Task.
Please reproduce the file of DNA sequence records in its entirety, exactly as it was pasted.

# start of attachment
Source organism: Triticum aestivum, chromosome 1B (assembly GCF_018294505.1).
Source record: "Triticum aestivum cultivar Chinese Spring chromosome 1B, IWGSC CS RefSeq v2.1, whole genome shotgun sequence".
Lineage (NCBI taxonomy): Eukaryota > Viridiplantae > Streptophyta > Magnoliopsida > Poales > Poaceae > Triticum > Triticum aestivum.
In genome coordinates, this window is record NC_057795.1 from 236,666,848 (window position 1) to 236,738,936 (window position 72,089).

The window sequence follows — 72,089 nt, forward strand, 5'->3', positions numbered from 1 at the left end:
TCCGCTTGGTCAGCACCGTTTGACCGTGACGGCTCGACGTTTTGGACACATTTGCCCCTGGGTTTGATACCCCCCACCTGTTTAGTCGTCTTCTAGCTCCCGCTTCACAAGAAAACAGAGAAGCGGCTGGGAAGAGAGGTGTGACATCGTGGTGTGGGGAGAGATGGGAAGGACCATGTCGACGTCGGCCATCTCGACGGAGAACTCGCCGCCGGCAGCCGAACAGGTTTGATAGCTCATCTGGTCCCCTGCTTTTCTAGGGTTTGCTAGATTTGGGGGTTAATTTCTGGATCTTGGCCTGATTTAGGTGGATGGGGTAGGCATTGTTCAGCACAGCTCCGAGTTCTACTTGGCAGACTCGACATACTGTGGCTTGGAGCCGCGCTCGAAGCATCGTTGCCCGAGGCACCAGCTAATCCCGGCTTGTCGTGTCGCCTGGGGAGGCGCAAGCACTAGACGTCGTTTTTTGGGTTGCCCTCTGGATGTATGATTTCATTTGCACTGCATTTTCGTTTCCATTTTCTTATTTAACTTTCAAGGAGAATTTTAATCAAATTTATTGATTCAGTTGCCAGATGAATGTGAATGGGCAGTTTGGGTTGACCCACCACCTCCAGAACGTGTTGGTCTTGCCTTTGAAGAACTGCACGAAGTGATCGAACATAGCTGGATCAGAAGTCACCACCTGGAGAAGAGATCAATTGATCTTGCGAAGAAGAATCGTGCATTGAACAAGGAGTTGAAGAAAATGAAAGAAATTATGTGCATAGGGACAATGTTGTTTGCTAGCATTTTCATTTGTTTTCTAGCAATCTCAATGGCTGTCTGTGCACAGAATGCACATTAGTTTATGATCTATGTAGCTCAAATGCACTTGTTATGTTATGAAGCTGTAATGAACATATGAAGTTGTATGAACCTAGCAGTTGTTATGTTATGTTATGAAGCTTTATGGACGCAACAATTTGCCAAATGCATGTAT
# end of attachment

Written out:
Source organism: Triticum aestivum, chromosome 1B (assembly GCF_018294505.1).
Source record: "Triticum aestivum cultivar Chinese Spring chromosome 1B, IWGSC CS RefSeq v2.1, whole genome shotgun sequence".
Lineage (NCBI taxonomy): Eukaryota > Viridiplantae > Streptophyta > Magnoliopsida > Poales > Poaceae > Triticum > Triticum aestivum.
In genome coordinates, this window is record NC_057795.1 from 236,666,848 (window position 1) to 236,738,936 (window position 72,089).

The window sequence follows — 72,089 nt, forward strand, 5'->3', positions numbered from 1 at the left end:
TCCGCTTGGTCAGCACCGTTTGACCGTGACGGCTCGACGTTTTGGACACATTTGCCCCTGGGTTTGATACCCCCCACCTGTTTAGTCGTCTTCTAGCTCCCGCTTCACAAGAAAACAGAGAAGCGGCTGGGAAGAGAGGTGTGACATCGTGGTGTGGGGAGAGATGGGAAGGACCATGTCGACGTCGGCCATCTCGACGGAGAACTCGCCGCCGGCAGCCGAACAGGTTTGATAGCTCATCTGGTCCCCTGCTTTTCTAGGGTTTGCTAGATTTGGGGGTTAATTTCTGGATCTTGGCCTGATTTAGGTGGATGGGGTAGGCATTGTTCAGCACAGCTCCGAGTTCTACTTGGCAGACTCGACATACTGTGGCTTGGAGCCGCGCTCGAAGCATCGTTGCCCGAGGCACCAGCTAATCCCGGCTTGTCGTGTCGCCTGGGGAGGCGCAAGCACTAGACGTCGTTTTTTGGGTTGCCCTCTGGATGTATGATTTCATTTGCACTGCATTTTCGTTTCCATTTTCTTATTTAACTTTCAAGGAGAATTTTAATCAAATTTATTGATTCAGTTGCCAGATGAATGTGAATGGGCAGTTTGGGTTGACCCACCACCTCCAGAACGTGTTGGTCTTGCCTTTGAAGAACTGCACGAAGTGATCGAACATAGCTGGATCAGAAGTCACCACCTGGAGAAGAGATCAATTGATCTTGCGAAGAAGAATCGTGCATTGAACAAGGAGTTGAAGAAAATGAAAGAAATTATGTGCATAGGGACAATGTTGTTTGCTAGCATTTTCATTTGTTTTCTAGCAATCTCAATGGCTGTCTGTGCACAGAATGCACATTAGTTTATGATCTATGTAGCTCAAATGCACTTGTTATGTTATGAAGCTGTAATGAACATATGAAGTTGTATGAACCTAGCAGTTGTTATGTTATGTTATGAAGCTTTATGGACGCAACAATTTGCCAAATGCATGTAT